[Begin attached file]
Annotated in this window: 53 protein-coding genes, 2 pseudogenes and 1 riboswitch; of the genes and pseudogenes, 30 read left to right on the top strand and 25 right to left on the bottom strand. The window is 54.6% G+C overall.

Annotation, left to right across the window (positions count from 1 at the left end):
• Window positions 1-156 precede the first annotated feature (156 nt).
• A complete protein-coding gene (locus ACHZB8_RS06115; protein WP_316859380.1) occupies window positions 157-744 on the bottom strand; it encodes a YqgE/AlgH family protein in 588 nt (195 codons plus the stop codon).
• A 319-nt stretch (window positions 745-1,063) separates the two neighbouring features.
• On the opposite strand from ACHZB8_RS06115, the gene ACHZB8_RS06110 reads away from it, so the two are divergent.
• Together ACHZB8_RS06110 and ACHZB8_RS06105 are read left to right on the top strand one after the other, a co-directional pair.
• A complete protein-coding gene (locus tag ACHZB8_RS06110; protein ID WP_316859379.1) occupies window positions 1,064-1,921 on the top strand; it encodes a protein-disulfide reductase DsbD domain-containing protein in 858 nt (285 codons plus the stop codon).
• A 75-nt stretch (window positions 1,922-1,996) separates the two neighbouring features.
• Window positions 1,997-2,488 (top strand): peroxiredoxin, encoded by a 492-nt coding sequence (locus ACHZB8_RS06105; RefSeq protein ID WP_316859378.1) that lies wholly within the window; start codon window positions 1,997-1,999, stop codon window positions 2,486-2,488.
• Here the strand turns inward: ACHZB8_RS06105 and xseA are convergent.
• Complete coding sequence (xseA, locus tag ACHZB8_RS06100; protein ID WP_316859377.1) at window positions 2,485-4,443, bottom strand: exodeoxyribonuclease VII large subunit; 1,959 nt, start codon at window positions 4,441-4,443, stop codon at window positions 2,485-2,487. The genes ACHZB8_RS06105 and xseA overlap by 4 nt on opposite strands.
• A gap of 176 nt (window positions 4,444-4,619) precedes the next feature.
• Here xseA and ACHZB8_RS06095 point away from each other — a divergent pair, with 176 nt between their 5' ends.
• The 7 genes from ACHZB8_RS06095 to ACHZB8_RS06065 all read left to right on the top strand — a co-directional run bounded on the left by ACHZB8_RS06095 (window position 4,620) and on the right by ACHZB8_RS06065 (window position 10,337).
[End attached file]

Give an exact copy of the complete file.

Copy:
Annotated in this window: 53 protein-coding genes, 2 pseudogenes and 1 riboswitch; of the genes and pseudogenes, 30 read left to right on the top strand and 25 right to left on the bottom strand. The window is 54.6% G+C overall.

Annotation, left to right across the window (positions count from 1 at the left end):
• Window positions 1-156 precede the first annotated feature (156 nt).
• A complete protein-coding gene (locus ACHZB8_RS06115; protein WP_316859380.1) occupies window positions 157-744 on the bottom strand; it encodes a YqgE/AlgH family protein in 588 nt (195 codons plus the stop codon).
• A 319-nt stretch (window positions 745-1,063) separates the two neighbouring features.
• On the opposite strand from ACHZB8_RS06115, the gene ACHZB8_RS06110 reads away from it, so the two are divergent.
• Together ACHZB8_RS06110 and ACHZB8_RS06105 are read left to right on the top strand one after the other, a co-directional pair.
• A complete protein-coding gene (locus tag ACHZB8_RS06110; protein ID WP_316859379.1) occupies window positions 1,064-1,921 on the top strand; it encodes a protein-disulfide reductase DsbD domain-containing protein in 858 nt (285 codons plus the stop codon).
• A 75-nt stretch (window positions 1,922-1,996) separates the two neighbouring features.
• Window positions 1,997-2,488 (top strand): peroxiredoxin, encoded by a 492-nt coding sequence (locus ACHZB8_RS06105; RefSeq protein ID WP_316859378.1) that lies wholly within the window; start codon window positions 1,997-1,999, stop codon window positions 2,486-2,488.
• Here the strand turns inward: ACHZB8_RS06105 and xseA are convergent.
• Complete coding sequence (xseA, locus tag ACHZB8_RS06100; protein ID WP_316859377.1) at window positions 2,485-4,443, bottom strand: exodeoxyribonuclease VII large subunit; 1,959 nt, start codon at window positions 4,441-4,443, stop codon at window positions 2,485-2,487. The genes ACHZB8_RS06105 and xseA overlap by 4 nt on opposite strands.
• A gap of 176 nt (window positions 4,444-4,619) precedes the next feature.
• Here xseA and ACHZB8_RS06095 point away from each other — a divergent pair, with 176 nt between their 5' ends.
• The 7 genes from ACHZB8_RS06095 to ACHZB8_RS06065 all read left to right on the top strand — a co-directional run bounded on the left by ACHZB8_RS06095 (window position 4,620) and on the right by ACHZB8_RS06065 (window position 10,337).